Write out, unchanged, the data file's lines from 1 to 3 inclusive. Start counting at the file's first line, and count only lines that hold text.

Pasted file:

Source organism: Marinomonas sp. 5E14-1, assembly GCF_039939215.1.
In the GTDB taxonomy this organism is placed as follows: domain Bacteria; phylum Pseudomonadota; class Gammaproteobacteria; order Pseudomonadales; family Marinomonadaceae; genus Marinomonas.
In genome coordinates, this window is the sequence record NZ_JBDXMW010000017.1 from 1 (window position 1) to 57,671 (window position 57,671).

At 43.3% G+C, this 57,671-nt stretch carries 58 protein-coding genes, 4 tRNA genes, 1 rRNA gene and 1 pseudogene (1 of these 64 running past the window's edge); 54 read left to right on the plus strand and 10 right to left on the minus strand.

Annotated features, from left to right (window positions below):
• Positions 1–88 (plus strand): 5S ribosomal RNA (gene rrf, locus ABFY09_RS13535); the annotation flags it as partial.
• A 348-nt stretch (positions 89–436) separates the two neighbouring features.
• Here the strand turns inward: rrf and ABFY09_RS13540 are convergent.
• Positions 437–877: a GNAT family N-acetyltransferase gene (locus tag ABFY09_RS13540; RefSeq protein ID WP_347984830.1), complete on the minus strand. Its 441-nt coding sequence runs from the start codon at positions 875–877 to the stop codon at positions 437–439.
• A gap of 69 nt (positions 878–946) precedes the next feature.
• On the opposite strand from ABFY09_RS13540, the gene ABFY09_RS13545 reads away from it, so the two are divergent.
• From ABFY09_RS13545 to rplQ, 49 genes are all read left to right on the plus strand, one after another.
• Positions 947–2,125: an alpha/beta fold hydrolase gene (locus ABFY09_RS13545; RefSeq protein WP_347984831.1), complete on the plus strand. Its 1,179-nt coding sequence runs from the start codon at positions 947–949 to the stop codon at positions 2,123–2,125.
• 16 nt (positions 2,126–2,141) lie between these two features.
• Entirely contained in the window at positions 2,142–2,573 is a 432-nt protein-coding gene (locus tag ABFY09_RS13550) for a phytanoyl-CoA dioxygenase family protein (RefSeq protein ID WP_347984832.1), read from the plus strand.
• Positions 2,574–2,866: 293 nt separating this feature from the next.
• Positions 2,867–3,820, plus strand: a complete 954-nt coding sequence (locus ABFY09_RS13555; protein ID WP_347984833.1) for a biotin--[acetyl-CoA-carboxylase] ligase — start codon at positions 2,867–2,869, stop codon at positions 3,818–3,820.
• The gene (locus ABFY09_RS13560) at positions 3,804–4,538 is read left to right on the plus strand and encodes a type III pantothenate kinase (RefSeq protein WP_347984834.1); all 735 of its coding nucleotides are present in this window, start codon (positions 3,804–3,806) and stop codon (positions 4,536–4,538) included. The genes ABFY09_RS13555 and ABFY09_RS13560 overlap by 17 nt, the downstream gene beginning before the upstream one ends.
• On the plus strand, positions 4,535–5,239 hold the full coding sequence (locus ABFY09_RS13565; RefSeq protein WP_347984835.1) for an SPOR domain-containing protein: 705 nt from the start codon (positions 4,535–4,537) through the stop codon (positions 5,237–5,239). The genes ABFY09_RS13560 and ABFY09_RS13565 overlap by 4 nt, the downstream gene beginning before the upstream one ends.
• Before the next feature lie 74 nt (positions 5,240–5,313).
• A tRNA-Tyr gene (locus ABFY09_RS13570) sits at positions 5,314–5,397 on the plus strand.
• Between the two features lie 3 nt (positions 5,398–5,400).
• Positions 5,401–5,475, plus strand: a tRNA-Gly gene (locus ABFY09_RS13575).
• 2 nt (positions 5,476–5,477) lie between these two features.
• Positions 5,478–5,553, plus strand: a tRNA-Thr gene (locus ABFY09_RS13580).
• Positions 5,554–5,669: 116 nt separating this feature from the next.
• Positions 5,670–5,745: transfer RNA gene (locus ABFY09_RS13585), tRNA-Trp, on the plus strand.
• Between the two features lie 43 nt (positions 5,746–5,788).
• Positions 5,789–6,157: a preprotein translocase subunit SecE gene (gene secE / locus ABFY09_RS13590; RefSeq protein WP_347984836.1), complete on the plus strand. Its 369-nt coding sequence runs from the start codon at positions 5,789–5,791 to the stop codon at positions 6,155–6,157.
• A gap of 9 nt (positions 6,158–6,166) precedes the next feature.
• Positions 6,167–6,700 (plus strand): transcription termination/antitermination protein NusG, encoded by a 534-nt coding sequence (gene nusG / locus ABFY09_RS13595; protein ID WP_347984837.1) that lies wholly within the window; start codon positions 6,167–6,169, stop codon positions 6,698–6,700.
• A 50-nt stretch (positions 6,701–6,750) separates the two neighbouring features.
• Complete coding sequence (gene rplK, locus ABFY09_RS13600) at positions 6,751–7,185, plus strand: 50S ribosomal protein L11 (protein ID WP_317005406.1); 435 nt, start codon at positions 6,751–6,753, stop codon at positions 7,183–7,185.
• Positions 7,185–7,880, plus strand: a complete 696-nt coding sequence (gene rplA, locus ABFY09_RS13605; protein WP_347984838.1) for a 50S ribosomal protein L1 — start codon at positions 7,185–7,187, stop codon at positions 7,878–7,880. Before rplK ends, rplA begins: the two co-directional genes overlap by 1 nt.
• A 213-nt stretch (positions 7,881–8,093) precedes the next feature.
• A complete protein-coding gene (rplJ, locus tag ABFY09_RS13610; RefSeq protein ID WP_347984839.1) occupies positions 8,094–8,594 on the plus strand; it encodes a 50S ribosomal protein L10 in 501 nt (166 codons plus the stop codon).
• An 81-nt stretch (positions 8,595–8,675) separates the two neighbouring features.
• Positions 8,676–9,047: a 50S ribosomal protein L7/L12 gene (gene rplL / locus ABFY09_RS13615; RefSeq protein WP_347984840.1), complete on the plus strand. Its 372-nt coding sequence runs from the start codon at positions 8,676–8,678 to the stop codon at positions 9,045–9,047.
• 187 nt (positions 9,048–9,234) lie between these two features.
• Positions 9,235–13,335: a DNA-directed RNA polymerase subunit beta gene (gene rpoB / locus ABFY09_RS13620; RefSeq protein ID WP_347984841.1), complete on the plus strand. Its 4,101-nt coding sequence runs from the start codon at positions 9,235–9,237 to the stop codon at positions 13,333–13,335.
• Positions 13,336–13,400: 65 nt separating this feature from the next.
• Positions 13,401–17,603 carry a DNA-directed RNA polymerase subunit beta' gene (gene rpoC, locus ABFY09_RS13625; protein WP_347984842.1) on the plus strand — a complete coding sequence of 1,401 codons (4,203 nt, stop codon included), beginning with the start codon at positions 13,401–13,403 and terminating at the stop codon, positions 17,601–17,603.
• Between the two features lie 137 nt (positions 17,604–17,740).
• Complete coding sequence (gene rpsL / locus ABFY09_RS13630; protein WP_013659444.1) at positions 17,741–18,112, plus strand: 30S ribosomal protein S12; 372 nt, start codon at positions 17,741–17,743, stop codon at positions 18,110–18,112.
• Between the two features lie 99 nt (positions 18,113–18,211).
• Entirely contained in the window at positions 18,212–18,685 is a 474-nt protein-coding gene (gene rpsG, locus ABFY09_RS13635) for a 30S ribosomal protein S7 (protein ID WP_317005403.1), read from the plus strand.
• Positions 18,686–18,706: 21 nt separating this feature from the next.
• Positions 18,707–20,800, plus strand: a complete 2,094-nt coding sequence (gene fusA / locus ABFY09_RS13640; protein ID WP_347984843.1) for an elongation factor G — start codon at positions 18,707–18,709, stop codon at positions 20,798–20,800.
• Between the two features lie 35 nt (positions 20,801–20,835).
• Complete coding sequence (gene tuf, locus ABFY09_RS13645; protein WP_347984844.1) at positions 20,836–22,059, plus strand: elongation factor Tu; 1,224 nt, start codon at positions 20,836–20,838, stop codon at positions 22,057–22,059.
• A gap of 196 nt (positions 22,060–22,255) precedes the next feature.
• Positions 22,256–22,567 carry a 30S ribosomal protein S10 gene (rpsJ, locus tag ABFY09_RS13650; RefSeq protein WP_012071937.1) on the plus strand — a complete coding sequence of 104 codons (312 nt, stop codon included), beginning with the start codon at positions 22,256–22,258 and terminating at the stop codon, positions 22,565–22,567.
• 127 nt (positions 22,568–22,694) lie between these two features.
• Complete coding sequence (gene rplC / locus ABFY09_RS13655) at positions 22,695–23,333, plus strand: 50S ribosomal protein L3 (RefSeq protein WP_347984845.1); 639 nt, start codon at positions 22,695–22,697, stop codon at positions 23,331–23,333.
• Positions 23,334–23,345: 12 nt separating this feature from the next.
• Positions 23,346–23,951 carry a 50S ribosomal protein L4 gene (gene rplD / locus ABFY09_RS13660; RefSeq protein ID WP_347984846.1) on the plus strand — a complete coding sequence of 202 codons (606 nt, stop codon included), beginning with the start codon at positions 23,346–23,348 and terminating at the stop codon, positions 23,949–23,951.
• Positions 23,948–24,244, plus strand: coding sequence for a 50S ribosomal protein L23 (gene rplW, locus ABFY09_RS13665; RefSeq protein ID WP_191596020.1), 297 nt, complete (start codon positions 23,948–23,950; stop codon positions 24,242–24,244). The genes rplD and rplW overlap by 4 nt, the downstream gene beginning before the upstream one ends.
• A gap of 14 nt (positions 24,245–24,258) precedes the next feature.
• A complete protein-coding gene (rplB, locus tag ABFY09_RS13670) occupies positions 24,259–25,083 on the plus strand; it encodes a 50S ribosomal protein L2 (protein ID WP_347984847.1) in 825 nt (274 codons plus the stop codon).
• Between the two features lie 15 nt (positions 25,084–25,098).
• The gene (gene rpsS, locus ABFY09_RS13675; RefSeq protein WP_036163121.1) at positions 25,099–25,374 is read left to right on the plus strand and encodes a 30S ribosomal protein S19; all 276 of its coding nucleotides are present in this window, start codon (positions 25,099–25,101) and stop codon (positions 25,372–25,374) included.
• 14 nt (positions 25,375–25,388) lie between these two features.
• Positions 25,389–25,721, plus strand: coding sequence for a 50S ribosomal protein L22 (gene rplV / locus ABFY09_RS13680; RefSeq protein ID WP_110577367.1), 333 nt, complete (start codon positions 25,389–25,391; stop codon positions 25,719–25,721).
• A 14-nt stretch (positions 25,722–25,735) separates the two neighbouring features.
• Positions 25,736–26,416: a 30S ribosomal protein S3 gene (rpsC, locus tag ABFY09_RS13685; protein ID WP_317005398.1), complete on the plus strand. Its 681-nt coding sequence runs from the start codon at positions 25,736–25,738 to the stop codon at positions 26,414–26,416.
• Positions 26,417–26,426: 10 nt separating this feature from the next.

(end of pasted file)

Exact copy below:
Source organism: Marinomonas sp. 5E14-1, assembly GCF_039939215.1.
In the GTDB taxonomy this organism is placed as follows: domain Bacteria; phylum Pseudomonadota; class Gammaproteobacteria; order Pseudomonadales; family Marinomonadaceae; genus Marinomonas.
In genome coordinates, this window is the sequence record NZ_JBDXMW010000017.1 from 1 (window position 1) to 57,671 (window position 57,671).